Deaths of 5 CHP officers prompt plea from Schwarzenegger for motorists to be careful
The deaths of five officers in the line of duty – including two who died in separate accidents Sunday – have shaken the California Highway Patrol and again raised questions about safety procedures when officers stop cars on the freeway.
Officials said they can’t recall this many officers dying in such a short period. Three were killed in accidents on freeway or highway shoulders, where they were struck by oncoming cars.
CHP officials and traffic experts said the deaths are just the latest reminder of how dangerous the job of CHP officers is – particularly when they are on the side of a freeway with no barriers or protection against fast-moving cars.
California and other states have been grappling for years with improving safety for highway patrol officers, but officials said this string of accidents shows that only so much protection is available to officers.
”The bottom line is you are standing on the highway and you are doing a very dangerous job. Sometimes on the highway an officer is in the wrong place at the wrong time,” said D.O. “Spike” Helmick, retired California Highway Patrol commissioner. ”Any officer’s death is a devastating experience for everyone who has worn the uniform.”
California has imposed several safety improvements in recent years designed to better protect CHP officers during freeway stops. In 2007, the state adopted a “move over” law requiring motorists to either shift to the left or slow down when they see an emergency vehicle stopped at the side of a highway.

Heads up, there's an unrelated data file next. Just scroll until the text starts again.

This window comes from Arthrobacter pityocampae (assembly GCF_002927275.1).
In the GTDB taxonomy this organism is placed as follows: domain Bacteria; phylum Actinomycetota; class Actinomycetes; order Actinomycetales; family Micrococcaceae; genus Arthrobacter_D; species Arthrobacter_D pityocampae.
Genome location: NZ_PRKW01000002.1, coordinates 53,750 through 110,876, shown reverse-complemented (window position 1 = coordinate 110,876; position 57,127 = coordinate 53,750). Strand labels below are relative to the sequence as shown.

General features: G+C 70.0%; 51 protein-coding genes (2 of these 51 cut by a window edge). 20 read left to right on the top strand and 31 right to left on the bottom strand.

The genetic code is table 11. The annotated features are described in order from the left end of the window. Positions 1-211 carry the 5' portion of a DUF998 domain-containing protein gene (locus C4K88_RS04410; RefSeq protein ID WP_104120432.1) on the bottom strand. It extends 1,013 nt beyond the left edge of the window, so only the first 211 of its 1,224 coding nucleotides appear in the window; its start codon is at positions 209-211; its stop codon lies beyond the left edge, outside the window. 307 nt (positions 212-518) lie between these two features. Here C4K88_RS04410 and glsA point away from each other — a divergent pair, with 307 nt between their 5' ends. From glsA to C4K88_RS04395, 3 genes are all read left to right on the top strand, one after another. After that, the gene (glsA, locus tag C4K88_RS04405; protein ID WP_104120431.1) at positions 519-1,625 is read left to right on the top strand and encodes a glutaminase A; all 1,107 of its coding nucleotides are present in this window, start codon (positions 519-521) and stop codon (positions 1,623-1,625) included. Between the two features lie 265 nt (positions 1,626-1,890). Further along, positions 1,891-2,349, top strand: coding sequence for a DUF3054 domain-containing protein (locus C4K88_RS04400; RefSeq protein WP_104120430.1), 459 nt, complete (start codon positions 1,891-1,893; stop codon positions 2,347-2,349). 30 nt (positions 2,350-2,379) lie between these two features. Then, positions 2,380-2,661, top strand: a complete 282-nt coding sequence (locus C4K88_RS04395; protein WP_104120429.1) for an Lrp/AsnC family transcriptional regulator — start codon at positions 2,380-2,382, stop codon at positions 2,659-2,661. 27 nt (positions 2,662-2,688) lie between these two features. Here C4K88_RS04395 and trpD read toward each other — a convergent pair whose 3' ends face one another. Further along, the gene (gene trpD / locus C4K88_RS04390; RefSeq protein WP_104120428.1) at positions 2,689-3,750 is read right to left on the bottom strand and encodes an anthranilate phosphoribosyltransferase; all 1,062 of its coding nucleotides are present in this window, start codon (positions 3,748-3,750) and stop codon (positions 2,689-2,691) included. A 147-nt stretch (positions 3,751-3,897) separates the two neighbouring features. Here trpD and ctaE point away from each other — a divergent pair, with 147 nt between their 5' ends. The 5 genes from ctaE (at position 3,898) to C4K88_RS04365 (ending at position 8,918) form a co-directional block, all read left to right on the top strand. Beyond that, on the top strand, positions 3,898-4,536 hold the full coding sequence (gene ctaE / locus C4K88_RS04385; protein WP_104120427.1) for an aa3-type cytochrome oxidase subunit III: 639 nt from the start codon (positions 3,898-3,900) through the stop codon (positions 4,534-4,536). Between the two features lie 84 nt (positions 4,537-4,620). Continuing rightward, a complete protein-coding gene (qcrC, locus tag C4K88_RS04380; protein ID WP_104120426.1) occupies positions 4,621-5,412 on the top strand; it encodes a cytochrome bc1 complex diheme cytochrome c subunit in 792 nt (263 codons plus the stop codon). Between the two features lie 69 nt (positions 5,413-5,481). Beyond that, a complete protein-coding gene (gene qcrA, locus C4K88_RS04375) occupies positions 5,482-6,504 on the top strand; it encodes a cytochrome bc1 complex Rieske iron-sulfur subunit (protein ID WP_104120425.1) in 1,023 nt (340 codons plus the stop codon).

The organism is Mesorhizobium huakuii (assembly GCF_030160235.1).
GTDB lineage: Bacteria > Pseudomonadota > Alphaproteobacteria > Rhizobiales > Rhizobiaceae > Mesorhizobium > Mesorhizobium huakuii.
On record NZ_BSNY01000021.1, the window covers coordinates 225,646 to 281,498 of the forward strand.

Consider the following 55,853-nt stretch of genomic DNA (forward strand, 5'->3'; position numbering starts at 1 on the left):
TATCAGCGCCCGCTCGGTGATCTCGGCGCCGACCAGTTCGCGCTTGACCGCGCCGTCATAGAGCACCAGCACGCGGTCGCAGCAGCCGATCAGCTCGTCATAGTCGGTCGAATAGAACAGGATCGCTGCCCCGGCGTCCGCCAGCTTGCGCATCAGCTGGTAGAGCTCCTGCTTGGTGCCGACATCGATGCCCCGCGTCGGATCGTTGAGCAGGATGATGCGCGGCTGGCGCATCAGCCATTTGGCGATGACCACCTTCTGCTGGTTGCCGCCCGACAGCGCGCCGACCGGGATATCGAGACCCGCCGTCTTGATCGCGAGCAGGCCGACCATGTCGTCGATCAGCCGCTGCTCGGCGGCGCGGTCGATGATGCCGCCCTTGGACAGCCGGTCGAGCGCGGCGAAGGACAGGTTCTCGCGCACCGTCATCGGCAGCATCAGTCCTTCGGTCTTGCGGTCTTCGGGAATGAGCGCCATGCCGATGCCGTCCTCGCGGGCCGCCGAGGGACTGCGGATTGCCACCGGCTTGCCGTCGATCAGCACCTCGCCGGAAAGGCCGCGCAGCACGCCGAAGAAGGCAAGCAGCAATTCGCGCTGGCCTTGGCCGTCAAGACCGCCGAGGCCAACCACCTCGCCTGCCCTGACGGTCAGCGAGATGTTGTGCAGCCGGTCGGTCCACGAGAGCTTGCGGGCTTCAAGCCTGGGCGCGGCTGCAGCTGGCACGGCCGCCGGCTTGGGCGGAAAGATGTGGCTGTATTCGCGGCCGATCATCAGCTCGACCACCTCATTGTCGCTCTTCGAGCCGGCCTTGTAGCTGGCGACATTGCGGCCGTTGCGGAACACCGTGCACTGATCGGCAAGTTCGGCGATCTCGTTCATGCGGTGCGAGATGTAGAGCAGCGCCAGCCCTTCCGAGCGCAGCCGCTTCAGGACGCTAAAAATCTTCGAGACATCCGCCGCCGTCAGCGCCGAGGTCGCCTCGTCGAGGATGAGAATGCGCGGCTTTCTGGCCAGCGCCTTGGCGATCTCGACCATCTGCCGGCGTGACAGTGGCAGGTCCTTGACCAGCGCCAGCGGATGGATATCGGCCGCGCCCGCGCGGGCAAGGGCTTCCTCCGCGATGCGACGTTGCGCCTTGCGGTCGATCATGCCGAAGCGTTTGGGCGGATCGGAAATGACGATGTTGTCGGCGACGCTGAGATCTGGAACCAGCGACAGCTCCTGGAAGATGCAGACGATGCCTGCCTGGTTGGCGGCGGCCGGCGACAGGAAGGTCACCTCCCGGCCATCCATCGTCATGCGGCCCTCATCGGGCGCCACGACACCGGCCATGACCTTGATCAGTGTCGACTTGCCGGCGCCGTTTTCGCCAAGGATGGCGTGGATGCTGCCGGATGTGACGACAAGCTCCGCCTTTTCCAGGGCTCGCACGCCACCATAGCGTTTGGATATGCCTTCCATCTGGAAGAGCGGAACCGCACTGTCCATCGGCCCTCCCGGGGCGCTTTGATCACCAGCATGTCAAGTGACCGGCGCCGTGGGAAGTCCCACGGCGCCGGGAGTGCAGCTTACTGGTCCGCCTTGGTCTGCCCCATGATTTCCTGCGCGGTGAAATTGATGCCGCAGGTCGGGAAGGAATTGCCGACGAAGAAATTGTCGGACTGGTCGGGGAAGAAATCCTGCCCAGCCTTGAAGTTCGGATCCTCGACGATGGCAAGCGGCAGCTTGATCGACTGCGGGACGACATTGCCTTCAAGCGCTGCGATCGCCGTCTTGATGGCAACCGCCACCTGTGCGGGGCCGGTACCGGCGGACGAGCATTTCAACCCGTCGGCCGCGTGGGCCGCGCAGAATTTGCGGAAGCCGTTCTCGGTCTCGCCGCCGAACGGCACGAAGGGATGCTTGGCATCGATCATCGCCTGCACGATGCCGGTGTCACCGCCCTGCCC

The CHP has also improved the visibility of CHP vehicles and the officers themselves. Decades ago, the CHP became one of the first agencies in the country to require officers to approach cars from the passenger side rather than the driver side, keeping them away from speeding cars.
Helmick, who worked for the CHP for more than three decades, said studies of fatal accidents have found that the age and experience of the officer is not a factor. If anything, he and others said the accidents underscore the need for drivers to be more careful.
“It’s very frustrating. The officers are doing everything they’re supposed to be doing,” said Jon Hamm, CEO of the California Assn. of Highway Patrolmen.“You don’t know what’s going on, and you have no explanation.You start looking to see if there’s anything common among these accidents -- is there anything we can change?”
CHP statistics show that two to four officers are killed in most years.
The most CHP fatalities in one year came in 1964, when eight officers were killed -- five in traffic accidents and three run over by vehicles. The last time there was a rash of CHP deaths was 2005, when six officers died over a five-month period.
Those deaths prompted an emergency review of procedures, including how CHP officers pull cars over during traffic stops. No such review has yet been ordered this year. But Gov. Arnold Schwarzenegger on Monday said the deaths are a reminder of the need for motorists to be careful when they see CHP officers pulled over on freeways and highways.
“It has been a difficult time for our law enforcement family and the state of California, losing five of our highway patrol officers since May,” Schwarzenegger said. “Each has been a terrible loss for our state, and together they underscore what a dangerous job our CHP officers face every day. We can all help prevent tragedies and save lives by giving our officers space when they are making a traffic stop.”
-- Sam Allen and Richard Winton
Image: From CHP website